Emergency Contraception at a Glance
- Birth control you can use to prevent pregnancy up to five days (120 hours) after unprotected sex
- There are two kinds of emergency contraception: (1) morning-after pill and (2) ParaGard IUD insertion *
- Safe and effective
- Available at health centers and drugstores
- Costs vary, and may be covered partially or in full by Medi-Cal, Family Pact or private insurance.
* A ParaGard IUD can be used as emergency contraception if inserted by a health care provider within 120 hours (five days) after unprotected intercourse. It is 99.9% effective, even on day five, and can be left in as ongoing birth control for as long as you want, up to 12 years.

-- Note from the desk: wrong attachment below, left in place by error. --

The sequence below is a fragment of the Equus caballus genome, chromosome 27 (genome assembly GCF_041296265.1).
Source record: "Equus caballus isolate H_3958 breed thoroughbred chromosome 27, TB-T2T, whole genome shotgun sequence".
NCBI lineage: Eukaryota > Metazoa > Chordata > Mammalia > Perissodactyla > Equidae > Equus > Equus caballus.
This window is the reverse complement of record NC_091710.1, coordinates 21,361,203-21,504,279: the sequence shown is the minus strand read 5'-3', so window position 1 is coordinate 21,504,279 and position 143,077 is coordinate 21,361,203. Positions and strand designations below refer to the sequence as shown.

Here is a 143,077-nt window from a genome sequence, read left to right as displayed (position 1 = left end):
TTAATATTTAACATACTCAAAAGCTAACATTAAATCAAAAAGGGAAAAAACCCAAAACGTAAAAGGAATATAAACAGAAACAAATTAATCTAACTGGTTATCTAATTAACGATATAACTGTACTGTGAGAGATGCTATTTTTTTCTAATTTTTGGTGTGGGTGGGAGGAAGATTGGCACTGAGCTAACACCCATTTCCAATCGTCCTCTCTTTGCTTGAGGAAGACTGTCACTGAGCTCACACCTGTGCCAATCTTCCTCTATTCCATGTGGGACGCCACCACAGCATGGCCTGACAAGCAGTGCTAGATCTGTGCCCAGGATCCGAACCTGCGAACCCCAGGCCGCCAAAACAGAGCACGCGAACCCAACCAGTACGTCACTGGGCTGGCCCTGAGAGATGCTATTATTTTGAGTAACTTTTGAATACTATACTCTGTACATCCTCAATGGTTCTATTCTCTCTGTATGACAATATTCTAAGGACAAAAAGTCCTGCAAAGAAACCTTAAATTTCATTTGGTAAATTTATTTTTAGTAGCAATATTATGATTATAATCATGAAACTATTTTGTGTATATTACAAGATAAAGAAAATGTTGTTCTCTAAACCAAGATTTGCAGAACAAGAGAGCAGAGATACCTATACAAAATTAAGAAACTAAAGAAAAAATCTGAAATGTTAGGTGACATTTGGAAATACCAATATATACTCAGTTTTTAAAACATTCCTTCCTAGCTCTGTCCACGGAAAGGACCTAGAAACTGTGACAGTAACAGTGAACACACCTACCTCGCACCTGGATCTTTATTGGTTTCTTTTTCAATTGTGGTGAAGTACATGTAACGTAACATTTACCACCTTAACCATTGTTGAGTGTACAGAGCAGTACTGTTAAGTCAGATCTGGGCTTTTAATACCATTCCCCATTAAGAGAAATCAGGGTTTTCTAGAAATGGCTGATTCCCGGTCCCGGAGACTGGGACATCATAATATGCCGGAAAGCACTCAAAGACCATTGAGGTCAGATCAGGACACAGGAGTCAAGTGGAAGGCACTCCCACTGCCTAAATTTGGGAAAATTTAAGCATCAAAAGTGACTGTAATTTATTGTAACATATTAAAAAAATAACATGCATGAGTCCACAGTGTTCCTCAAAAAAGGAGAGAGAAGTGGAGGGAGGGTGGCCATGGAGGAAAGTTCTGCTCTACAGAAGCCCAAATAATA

How Does Emergency Contraception Work?
Pregnancy doesn't happen right after sex. That's why it's possible to prevent pregnancy even after the fact. It can take up to six days for the sperm and egg to meet after having sex.
Emergency contraception pills work by keeping a woman's ovary from releasing an egg for longer than usual. Pregnancy cannot happen if there is no egg to join with sperm.
You might have also heard that the morning-after pill causes an abortion. But that's not true. The morning-after pill is not the abortion pill. Emergency contraception is birth control, not abortion.
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